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Some Musings for the New Year


Dear Readers:

Thank you for spending part of 2017 reading my posts, forwarding them to friends, and commenting, whether on the blog, on Facebook, or personally. I truly appreciate your inviting me to be even a small part lives through this blog. This past year we have faced innumerable challenges. It has been tough. I have little doubt that this will no less true in the year ahead, and beyond. Many known challenges loom on the horizon; it is the unknown ones I fear the most.

I hope that we find ways to confront our greatest challenges with a spirit of generosity, with a willingness to be challenged, and with the increased wisdom that comes with age and experience. No one has all the answers. I once read an admittedly gendered account of an argument between a married couple. The husband responded point by point with irrefutable logic, to which his wife replied: "just because you won the argument doesn't make you right." Indeed.

One of the great challenges of the past year was discovering the limits of reason. Yes, we must strive to appeal to it, but never at the expense of failing to understand the critical roles of emotion, community, family, religion, and our most intimate sense of how we define ourselves. This is especially true in politics.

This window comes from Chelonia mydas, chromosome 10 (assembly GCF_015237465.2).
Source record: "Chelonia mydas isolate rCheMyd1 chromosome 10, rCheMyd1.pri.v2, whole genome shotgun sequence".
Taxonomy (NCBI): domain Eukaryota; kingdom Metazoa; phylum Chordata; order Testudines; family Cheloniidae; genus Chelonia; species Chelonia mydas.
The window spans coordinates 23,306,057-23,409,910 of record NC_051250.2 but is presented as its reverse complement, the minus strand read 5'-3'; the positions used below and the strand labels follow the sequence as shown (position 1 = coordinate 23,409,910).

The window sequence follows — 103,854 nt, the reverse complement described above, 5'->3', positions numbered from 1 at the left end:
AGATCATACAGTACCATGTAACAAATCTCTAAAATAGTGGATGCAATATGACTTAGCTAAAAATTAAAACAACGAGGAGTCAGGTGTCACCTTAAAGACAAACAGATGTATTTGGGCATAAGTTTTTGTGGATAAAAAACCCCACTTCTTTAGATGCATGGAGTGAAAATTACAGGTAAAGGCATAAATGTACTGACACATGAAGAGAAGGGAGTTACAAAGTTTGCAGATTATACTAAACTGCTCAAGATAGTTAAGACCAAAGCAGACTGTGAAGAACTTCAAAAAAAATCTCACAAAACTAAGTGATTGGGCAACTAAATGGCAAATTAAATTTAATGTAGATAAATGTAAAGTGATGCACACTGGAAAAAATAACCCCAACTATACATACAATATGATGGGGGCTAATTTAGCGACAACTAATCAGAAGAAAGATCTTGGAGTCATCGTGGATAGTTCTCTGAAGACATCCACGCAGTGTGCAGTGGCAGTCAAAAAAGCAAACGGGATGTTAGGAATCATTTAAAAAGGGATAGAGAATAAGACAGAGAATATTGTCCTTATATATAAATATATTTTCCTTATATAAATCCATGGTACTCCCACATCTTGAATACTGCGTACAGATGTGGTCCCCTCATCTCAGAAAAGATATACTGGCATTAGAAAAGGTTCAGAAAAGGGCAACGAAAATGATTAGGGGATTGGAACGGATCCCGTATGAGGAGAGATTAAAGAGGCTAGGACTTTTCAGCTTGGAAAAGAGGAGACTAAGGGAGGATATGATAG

Many people who, like me, approach politics from the perspective of economic analysis, or public choice, embrace some form of pluralism. People associate in various groups, and those groups fight it out in the political process. We never want to look too closely to what goes on inside the sausage factory or we might just lose our appetites. And we also must never lose sight of the specific interests of the political actors themselves, as their interests equally affect the shape of the policies with which we all live. We might call this Public Choice 101.

Over the years, I've become skeptical of that framing. Although I'm increasingly persuaded of the merits of economics as a methodology, I'm also increasingly persuaded that small "r" republican ideology is profoundly right even if incomplete. Politics isn't just about winning; the world cannot be defined strictly in terms of a zero sum game. We are all here playing the long game. Sometimes we win; sometimes we lose. It cannot be the case that outcomes are only acceptable to us, or legitimate, when we are victorious. What ultimately matters the most in politics is a process that frees us, indeed encourages us, actively to engage. This requires a willingness to listen, perhaps especially, to those we are most inclined to disagree with, even to find offensive. It requires a willingness to imagine that we might just be wrong, at least every now and again. It requires a willingness to appreciate that the intensity of our feelings doesn't prove the soundness of our reasoning. It requires us to become just a bit more open, especially to those we least understand.

Some might read that as Pollyannaish. After all, the one thing virtually everyone will credit the sitting President with having accomplished is so angering his detractors that they have become highly engaged. And, conversely, the engagement of his detractors has reciprocally motivated his supporters, rendering them engaged as well. If engagement is the goal, mission accomplished! That's not what I mean.